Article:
NEW YORK – A judge has approved a request from a group of U.S. WeChat users to delay looming federal government restrictions that could effectively make the popular app nearly impossible to use.
In a ruling dated Saturday, Magistrate Judge Laurel Beeler in California said the government’s actions would affect users’ First Amendment rights as an effective ban on the app removes their platform for communication.
WeChat is a messaging-focused app popular with many Chinese-speaking Americans that serves as a lifeline to friends, family, customers and business contacts in China. It’s owned by Chinese tech giant Tencent.
The group of WeChat users had requested an injunction after the U.S. Commerce Department said Friday it would bar WeChat from U.S. app stores and keep it from accessing essential internet services in the country, beginning Sunday night at 11:59 p.m.
The Trump administration has targeted WeChat and another Chinese-owned app, TikTok, for national security and data privacy concerns in the latest flashpoint in the rising tensions between Washington and Beijing. The administration contends that the data of U.S. users collected by the two apps could be shared with the Chinese government.
On Saturday, President Donald Trump said he supported a proposed deal that would have TikTok partner with Oracle and WalMart to form a U.S. company. There is still a chance that TikTok could be banned in the U.S. as of Nov. 12 if the deal isn’t completed, under the restrictions put in place by the Commerce Department.
However, a restriction to bar TikTok from app stores in the U.S., similar to what WeChat faced, was pushed back a week to Sept. 27 after Trump backed the latest TikTok deal.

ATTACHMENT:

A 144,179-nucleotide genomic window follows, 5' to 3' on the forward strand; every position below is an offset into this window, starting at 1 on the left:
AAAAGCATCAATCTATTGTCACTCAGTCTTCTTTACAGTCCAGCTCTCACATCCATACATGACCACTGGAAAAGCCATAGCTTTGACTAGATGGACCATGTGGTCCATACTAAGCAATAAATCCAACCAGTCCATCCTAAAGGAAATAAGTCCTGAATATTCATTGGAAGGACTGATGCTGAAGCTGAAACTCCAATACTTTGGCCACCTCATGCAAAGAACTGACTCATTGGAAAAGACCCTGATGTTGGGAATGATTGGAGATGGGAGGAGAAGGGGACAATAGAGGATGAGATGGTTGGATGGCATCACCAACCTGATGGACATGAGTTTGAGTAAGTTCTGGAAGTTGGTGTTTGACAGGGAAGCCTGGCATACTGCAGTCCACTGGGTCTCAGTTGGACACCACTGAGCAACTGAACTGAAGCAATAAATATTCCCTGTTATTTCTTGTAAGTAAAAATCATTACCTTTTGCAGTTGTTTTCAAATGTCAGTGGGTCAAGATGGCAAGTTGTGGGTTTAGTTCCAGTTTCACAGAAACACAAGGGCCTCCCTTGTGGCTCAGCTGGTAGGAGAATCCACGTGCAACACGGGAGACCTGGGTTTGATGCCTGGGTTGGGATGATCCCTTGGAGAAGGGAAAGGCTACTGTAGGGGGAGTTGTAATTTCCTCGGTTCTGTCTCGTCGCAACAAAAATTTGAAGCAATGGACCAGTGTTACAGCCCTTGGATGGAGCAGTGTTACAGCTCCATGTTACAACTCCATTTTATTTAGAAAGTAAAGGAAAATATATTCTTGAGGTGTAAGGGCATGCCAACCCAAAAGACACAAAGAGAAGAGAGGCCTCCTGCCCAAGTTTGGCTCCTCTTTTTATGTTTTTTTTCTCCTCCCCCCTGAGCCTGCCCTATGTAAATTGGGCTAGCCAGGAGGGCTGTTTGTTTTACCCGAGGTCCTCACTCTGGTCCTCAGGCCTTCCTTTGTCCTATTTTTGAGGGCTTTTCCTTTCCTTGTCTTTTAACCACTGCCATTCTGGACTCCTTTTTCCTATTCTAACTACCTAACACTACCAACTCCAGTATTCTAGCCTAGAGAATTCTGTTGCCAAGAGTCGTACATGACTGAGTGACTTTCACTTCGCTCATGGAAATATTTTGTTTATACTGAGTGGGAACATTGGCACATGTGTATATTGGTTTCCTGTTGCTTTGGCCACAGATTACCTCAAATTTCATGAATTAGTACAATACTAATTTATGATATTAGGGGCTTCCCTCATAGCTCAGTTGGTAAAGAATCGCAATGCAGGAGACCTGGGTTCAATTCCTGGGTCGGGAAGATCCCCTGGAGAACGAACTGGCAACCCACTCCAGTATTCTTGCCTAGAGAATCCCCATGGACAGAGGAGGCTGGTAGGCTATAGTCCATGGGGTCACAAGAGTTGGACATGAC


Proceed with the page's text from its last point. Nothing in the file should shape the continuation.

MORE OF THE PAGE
On Sunday, Secretary of State Mike Pompeo told Fox News that the government will ensure that under the TikTok-Oracle-WalMart deal no American’s data ends up in the possession of the Chinese government.
In the WeChat case, the users had argued the moves targeting the all-in-one app with instant-messaging, social media and other communication tools would restrict free speech.
In the ruling, the court said that a WeChat ban “eliminates all meaningful access to communication in the plaintiffs’ community,” and that an injunction would be in public interest.
The U.S. government had earlier argued that it is not restricting free speech because WeChat users still “are free to speak on alternative platforms that do not pose a national security threat.”
Specific evidence about WeChat posing a national security threat was also “modest,” according to Judge Beeler.
The White House did not immediately reply to a request for comment on the injunction.
The dispute over WeChat and TikTok is the latest attempt by the Trump administration to counter the influence of China. Since taking office in 2017, Trump has waged a trade war with China, blocked mergers involving Chinese companies and stifled the business of Chinese firms like Huawei, a maker of phones and telecom equipment.
The Canadian Press – Sep 20, 2020 / 7:24 am | Story: 311079
Photo: The Canadian Press
NEW YORK – President Donald Trump said Saturday he’s given his “blessing” to a proposed deal that would see the popular video-sharing app TikTok partner with Oracle and Walmart and form a U.S. company.
Trump has targeted Chinese-owned TikTok for national security and data privacy concerns in the latest flashpoint in the rising tensions between Washington and Beijing. The president’s support for a deal comes just a day after the Commerce Department announced restrictions that if put in place could eventually make it nearly impossible for TikTok’s legions of younger fans to use the app.
Trump said if completed the deal would create a new company likely to be based in Texas.
“I have given the deal my blessing,” he said. “If they get it done, that’s great. If they don’t, that’s OK too.”
Trump said the new company will be hiring at least 25,000 people and making a $5 billion contribution to a fund dedicated to education for Americans. “That’s their contribution that I’ve been asking for,” he said.
TikTok said Oracle and Walmart could acquire up to a cumulative 20% stake in the new company in a financing round to be held before an initial public offering of stock, which Walmart said could happen within the next year. Oracle’s stake would be 12.5%, and Walmart’s would be 7.5%, the companies said in separate statements.